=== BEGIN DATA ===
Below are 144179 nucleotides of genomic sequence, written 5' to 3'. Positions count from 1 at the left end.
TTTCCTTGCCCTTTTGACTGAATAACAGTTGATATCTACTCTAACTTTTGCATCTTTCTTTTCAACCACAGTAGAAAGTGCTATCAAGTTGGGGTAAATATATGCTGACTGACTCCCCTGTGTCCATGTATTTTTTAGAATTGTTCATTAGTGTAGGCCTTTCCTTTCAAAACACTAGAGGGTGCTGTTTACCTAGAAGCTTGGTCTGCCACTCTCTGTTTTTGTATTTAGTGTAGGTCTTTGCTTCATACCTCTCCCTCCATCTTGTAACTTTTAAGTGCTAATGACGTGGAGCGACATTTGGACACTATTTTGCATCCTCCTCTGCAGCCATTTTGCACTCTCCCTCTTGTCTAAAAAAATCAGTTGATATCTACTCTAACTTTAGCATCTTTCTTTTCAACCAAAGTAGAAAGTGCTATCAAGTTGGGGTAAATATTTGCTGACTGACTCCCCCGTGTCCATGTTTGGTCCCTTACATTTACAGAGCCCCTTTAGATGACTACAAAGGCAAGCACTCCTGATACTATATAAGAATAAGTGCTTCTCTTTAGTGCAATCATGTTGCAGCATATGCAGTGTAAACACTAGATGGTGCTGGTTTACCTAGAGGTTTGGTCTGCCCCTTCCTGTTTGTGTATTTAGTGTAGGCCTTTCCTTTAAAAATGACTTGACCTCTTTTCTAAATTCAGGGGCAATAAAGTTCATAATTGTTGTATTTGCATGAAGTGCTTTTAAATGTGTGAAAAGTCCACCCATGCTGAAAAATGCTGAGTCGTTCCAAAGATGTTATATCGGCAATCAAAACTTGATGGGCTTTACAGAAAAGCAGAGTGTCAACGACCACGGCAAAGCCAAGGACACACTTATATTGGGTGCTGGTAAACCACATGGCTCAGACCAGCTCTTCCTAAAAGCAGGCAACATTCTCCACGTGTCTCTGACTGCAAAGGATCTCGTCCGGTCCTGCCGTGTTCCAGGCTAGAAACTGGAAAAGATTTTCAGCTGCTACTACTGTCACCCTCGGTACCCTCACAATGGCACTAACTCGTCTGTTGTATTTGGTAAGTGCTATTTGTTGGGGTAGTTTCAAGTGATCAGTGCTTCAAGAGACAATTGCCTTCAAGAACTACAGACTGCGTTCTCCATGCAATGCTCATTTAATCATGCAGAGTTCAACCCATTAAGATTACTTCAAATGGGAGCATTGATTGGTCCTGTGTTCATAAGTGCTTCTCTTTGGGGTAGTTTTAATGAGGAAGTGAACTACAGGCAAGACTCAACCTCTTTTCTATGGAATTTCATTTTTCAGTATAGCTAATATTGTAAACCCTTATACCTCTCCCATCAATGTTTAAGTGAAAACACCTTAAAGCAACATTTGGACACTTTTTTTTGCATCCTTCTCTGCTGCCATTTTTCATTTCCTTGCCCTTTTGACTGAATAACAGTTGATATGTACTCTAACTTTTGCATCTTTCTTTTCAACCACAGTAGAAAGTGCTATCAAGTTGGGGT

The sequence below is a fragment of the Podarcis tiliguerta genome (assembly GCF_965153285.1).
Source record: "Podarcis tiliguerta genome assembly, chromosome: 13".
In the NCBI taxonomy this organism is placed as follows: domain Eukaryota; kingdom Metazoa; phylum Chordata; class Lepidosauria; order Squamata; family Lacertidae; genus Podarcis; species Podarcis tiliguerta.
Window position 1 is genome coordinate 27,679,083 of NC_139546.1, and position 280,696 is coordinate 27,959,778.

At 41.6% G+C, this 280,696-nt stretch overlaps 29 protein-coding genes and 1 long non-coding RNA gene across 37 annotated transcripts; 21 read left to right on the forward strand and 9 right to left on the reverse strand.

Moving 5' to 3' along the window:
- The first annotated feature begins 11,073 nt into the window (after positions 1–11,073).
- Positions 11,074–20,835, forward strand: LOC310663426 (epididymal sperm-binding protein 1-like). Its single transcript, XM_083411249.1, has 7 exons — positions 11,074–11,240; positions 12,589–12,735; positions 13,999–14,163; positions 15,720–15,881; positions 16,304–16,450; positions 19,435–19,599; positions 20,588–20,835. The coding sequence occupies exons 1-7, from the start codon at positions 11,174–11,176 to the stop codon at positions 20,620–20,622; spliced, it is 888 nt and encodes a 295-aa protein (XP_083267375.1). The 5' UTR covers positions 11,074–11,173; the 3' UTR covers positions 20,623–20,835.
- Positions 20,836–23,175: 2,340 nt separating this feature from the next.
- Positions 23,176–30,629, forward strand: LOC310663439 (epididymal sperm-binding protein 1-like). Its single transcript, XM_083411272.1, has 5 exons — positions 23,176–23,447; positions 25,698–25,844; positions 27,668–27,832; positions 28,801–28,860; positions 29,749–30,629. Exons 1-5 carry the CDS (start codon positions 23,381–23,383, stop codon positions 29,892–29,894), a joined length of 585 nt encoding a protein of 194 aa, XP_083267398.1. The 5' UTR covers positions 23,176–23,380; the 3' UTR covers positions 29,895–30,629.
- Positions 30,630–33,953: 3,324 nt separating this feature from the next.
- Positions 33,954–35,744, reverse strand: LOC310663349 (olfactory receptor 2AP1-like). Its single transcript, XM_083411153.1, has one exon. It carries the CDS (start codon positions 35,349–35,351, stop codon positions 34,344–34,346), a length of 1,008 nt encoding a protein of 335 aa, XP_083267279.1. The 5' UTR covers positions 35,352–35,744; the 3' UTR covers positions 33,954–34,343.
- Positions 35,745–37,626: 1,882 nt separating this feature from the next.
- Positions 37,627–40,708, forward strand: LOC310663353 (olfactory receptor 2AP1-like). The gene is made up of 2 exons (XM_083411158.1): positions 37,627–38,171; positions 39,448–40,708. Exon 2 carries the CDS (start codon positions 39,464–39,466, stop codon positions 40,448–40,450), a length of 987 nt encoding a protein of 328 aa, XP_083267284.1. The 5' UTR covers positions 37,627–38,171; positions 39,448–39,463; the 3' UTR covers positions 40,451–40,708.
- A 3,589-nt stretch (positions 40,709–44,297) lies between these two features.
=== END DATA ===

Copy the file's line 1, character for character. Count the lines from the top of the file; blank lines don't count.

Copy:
Below are 144179 nucleotides of genomic sequence, written 5' to 3'. Positions count from 1 at the left end.